Route 66 Day 12: Small Towns Big Hearts

Today was another brilliant blue skied day in Oklahoma. We left the windy city of Weatherford, serenaded by wind farms that created a landscape of such uniqueness, our cameras really could not do it justice.

We passed through several small towns today. The one similarity they shared, is they all seemed to have once vibrant downtowns, that are now shuttered, empty storefronts. 

We stopped in Sayre, Oklahoma. As we drove down the Main Street, we were taken with a beautiful view of the court house, but also how the majority of stores and shops appeared closed. 

We were taking photos of an old abandoned theatre when a gentleman pulled up and offered to give us some history of the town. We met Danny, who told us about the town’s history and current state. 

Danny shared how many of the historic buildings were being renovated; some torn down, some keeping the outside architecture but not restoring or preserving the interiors. It is a shame, becuase Sayre has some beautiful old historic buildings. 

The Rexall drug store sign was kept on the outside of the building, while the inside and exterior were remodeled.

The old theater was demolished inside, the outside marque remains. 

Danny thank you for sharing your stories with us and introducing us to your town!

Our next small town stop, on high recommendation from Danny, was Erick, Oklahoma. He encouraged us to stop at the Sandhill Curiosity Shop and meet the owner, Harley. The Sandhill Curiosity Shop is the oldest building in Erick, it used to be the City Meat Market. It is now filled with antiques and memorabilia from Route 66.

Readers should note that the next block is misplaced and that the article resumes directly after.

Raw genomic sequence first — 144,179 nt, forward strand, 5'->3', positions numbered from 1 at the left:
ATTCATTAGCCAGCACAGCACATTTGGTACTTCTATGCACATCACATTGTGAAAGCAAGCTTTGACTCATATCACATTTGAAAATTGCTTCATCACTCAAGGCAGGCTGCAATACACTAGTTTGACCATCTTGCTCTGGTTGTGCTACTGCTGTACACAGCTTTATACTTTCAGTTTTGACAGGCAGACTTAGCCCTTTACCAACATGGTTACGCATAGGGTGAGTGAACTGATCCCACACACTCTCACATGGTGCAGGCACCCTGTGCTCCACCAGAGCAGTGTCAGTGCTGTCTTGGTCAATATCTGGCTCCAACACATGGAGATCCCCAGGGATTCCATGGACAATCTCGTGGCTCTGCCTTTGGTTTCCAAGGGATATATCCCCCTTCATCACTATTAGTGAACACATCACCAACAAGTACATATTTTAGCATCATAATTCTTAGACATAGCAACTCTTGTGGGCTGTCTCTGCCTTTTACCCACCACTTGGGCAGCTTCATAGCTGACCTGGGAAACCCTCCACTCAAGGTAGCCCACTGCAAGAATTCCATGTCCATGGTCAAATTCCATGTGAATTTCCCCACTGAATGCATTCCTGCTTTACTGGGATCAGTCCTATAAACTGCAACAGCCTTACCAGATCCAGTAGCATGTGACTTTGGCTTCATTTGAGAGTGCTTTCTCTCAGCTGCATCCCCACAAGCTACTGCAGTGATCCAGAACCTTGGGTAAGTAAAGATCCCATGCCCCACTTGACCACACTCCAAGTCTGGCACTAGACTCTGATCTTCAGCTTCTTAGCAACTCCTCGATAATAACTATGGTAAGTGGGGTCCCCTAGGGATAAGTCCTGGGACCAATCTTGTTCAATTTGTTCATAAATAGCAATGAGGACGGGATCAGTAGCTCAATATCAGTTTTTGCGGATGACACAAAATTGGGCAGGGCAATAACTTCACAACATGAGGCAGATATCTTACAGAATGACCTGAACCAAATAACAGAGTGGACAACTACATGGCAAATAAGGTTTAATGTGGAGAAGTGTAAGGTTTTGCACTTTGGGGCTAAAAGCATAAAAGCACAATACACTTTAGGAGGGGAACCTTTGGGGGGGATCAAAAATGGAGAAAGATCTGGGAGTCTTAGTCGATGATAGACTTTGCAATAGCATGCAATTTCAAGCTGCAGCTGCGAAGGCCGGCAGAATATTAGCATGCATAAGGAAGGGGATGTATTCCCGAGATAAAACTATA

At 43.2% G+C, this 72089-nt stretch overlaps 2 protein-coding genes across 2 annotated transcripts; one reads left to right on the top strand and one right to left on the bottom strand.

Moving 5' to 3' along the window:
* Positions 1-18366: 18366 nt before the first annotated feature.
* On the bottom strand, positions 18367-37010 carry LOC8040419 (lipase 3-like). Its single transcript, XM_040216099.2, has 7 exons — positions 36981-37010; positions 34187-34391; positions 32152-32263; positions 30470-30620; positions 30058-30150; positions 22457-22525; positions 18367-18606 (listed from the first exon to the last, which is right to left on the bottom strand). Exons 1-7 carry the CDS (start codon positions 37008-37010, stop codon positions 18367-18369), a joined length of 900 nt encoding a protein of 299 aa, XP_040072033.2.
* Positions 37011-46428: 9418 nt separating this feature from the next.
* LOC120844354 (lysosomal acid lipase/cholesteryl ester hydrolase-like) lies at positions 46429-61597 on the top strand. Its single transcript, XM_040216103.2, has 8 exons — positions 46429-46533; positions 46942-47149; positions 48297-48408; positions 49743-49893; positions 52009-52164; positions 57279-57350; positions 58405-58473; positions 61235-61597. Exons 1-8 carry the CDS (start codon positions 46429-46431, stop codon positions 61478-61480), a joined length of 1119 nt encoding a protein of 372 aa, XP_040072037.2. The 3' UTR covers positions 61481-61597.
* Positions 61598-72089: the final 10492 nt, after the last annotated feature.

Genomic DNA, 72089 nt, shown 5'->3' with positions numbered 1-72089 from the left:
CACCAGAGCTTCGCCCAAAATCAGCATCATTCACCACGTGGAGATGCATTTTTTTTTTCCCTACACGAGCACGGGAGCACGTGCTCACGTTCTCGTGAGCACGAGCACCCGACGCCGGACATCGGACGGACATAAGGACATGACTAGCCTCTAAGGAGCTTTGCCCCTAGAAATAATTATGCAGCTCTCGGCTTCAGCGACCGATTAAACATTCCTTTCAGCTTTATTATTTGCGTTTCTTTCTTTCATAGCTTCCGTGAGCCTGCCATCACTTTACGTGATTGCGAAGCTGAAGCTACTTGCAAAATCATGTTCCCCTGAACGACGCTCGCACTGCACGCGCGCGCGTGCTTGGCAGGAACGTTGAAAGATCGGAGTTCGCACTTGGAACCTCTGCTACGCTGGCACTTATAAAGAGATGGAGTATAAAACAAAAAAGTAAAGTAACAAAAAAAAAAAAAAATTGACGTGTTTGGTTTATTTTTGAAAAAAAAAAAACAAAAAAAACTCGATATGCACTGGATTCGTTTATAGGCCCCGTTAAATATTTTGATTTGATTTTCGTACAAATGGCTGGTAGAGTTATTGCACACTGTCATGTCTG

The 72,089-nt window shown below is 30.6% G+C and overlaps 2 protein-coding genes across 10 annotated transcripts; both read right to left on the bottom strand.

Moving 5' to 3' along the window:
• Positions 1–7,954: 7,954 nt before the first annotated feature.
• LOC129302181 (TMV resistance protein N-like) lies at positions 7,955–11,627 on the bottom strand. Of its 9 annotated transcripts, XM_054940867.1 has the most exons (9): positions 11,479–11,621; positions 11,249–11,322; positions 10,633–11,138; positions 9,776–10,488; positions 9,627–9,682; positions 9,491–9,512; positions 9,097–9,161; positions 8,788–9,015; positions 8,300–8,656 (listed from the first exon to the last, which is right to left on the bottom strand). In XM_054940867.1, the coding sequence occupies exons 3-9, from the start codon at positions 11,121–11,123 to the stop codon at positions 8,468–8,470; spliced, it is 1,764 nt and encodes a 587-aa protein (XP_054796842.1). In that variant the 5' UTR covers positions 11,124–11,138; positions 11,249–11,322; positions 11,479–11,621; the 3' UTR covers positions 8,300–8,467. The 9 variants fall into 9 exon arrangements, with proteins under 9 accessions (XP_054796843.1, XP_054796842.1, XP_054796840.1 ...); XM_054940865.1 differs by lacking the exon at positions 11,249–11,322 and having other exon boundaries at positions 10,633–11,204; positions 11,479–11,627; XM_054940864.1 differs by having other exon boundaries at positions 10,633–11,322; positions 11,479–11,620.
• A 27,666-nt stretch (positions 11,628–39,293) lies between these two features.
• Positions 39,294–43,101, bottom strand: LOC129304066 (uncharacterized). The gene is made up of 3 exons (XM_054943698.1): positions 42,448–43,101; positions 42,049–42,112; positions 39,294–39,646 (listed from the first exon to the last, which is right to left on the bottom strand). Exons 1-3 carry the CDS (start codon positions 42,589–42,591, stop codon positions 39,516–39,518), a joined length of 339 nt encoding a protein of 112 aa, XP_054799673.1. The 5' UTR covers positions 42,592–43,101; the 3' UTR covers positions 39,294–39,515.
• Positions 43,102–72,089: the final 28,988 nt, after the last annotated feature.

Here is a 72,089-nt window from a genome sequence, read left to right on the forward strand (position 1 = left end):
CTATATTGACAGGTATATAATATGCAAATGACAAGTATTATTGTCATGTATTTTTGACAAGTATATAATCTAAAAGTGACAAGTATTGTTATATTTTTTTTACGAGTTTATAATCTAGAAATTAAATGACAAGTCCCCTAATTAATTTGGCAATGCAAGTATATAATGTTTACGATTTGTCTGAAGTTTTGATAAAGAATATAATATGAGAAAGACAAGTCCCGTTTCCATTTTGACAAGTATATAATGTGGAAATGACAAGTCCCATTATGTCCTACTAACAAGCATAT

Harley welcomed us into his shop and shared many good stories of his life and history of the town. While Harley’s place is called a shop, nothing is for sale here, but great stories and music abound. 

Harley’s guitars.

A view from the sidewalk in front of the curiosity shop. The majority of the stores are vacant in the town of Erick. 

Harley is quite a character, and after one of the most memorable conversations we have ever had, we left Erick Oklahoma on our way to Texas. We crossed some bridges and saw some gorgeous old barns.

We arrived in Shamrock, Texas, another small town. We stayed at the Western Motel. Jyoti and Uppen, the owners of the motel were so welcoming and ensured we were comfortable. We had a phenomenal view of theTower Station and U-Drop Inn across the street, and we captured the lights with some night shots. Tower Station was one of the many Route 66 inspirations for the movie Cars. 

Tower Station and U-Drop Inn.

Uppen shared how the small town of Shamrock is, like many others, seeing hard times. Downtown businesses are closing, and without the usual US and overseas numbers of Route 66 visitors (who have been a large percentage of those traveling Route 66) businesses are suffering. 

It is evident to us that despite the loss of business, the one thing that is not missing in the small towns we visit is the heart of the people who live there. Good people with big hearts. We are so very grateful. 

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